1936 Aer Lingus (Aer Loingeas) was founded by the Irish government as the national airline of the Republic of Ireland.
1936 M. Scott Peck, American psychiatrist and writer, was born (d. 2005).
1939 World War II: Germany and Italy signed the Pact of Steel.
1942 Mexico entered World War II on the side of the Allies.
1942 The Steel Workers Organizing Committee disbanded, and a new trade union, the United Steelworkers, was formed.
1946 George Best, Northern Irish footballer, was born (d. 2005).
1947 Cold War: in an effort to fight the spread of Communism, U.S. President Harry S. Truman signed the Truman Doctrine granting $400 million in military and economic aid to Turkey and Greece, each battling an internal Communist movement.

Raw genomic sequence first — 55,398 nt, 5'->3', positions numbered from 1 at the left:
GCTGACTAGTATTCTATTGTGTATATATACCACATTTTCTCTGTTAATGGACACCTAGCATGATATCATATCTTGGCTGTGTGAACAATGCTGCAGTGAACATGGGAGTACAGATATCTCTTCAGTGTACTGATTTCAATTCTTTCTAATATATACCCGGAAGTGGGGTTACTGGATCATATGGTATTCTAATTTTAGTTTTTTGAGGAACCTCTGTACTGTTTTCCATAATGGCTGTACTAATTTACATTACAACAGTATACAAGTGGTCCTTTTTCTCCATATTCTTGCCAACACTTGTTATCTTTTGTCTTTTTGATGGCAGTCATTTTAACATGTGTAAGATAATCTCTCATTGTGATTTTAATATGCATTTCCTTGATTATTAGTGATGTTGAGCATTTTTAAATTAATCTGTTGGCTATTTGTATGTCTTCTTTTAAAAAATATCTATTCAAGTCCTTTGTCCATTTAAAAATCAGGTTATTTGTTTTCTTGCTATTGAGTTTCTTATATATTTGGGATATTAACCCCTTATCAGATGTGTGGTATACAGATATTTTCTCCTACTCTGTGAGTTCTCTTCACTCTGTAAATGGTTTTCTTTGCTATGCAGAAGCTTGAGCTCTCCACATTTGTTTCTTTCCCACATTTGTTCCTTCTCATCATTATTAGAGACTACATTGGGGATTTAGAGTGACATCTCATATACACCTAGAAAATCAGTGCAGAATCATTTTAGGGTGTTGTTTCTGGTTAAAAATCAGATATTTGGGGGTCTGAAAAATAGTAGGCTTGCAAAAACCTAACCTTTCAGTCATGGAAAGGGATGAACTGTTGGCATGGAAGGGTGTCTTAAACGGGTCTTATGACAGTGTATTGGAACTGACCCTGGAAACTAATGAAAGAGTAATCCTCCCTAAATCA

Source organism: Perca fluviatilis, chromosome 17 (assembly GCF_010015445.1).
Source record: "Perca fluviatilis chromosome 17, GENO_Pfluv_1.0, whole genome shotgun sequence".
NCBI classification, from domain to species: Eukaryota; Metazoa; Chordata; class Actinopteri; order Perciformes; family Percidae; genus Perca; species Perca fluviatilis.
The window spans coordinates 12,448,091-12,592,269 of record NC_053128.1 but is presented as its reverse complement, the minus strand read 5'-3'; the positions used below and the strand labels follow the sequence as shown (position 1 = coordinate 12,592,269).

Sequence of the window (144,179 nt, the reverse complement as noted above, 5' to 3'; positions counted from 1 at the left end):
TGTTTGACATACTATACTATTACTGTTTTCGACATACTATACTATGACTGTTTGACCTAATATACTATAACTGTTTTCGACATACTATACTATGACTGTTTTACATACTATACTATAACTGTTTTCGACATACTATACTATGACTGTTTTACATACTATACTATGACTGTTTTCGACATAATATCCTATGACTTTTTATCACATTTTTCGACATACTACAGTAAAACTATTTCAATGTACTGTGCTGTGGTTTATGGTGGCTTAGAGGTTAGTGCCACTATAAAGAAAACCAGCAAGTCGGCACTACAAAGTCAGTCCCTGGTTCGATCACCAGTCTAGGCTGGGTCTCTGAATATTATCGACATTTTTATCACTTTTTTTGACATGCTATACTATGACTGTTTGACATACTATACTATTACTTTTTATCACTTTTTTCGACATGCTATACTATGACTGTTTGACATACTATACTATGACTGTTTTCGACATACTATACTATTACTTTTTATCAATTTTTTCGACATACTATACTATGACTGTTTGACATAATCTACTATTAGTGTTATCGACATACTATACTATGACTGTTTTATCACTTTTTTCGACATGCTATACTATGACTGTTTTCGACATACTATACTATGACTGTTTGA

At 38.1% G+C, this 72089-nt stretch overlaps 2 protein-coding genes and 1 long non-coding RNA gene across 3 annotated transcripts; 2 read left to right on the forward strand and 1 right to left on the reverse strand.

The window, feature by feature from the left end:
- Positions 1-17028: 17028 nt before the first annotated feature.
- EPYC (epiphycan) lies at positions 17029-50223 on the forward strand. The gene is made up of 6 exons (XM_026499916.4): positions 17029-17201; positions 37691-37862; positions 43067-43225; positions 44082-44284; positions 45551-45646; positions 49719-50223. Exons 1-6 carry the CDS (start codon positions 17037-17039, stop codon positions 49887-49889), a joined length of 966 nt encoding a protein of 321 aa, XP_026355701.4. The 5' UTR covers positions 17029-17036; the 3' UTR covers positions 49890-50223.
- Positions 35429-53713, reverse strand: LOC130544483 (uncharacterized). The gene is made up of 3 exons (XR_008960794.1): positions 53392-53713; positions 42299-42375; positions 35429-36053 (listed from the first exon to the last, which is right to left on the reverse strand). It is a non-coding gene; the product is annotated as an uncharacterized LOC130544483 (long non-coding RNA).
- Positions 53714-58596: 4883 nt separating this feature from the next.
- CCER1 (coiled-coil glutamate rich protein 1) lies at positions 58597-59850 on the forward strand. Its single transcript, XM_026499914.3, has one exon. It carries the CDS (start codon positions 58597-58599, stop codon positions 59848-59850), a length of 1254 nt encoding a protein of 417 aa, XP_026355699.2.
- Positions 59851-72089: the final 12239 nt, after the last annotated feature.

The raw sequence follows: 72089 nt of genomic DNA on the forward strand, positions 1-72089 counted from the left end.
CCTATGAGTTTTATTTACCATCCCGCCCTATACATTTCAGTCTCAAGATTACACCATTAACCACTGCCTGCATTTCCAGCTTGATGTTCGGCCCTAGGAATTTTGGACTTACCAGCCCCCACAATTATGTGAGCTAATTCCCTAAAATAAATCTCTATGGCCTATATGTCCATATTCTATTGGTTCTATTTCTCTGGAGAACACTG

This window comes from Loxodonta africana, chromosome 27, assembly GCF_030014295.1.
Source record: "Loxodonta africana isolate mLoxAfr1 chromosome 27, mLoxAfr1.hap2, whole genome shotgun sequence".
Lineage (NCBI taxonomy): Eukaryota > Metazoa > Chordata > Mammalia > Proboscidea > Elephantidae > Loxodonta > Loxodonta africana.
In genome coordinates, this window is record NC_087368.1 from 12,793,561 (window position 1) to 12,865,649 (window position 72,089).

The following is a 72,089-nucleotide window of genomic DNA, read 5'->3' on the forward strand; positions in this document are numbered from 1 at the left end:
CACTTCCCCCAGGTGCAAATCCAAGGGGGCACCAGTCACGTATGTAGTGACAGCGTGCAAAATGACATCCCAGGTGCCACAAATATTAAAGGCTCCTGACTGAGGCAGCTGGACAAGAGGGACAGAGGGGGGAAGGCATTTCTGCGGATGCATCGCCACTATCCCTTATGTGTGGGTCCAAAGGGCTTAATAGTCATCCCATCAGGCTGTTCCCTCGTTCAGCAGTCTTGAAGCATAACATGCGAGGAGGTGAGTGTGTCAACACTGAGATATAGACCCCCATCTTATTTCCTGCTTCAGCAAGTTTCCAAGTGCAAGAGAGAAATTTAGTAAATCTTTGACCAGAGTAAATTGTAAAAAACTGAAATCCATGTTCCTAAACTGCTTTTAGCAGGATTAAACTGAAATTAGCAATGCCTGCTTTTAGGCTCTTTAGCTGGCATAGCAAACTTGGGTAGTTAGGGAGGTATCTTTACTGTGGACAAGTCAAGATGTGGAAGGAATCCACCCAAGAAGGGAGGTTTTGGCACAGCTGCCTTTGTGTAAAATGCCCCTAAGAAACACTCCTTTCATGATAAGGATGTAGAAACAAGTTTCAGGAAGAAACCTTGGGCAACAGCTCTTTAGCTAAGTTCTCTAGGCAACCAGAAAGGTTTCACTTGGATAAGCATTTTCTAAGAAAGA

1958 Sri Lankan riots of 1958: a watershed event in the race relationship of the various ethnic communities of Sri Lanka. The total number of deaths is estimated to be 300, mostly Sri Lankan Tamils.
1950 Bernie Taupin, English songwriter, was born.
1955 Iva Davies, Australian rock star (Icehouse), was born.
1960 An earthquake measuring 9.5 on the moment magnitude scale, now known as the Great Chilean Earthquake, hit southern Chile – the most powerful earthquake ever recorded.
1962 Continental Airlines Flight 11 crashed after bombs explode on board.
1963 Assassination attempt of Greek left-wing politician Gregoris Lambrakis.
1964 U.S. President Lyndon B. Johnson announced the goals of his Great Society social reforms to bring an “end to poverty and racial injustice” in America.
1967 The L’Innovation department store in the centre of Brussels burned down -the most devastating fire in Belgian history, resulting in 323 dead and missing and 150 injured.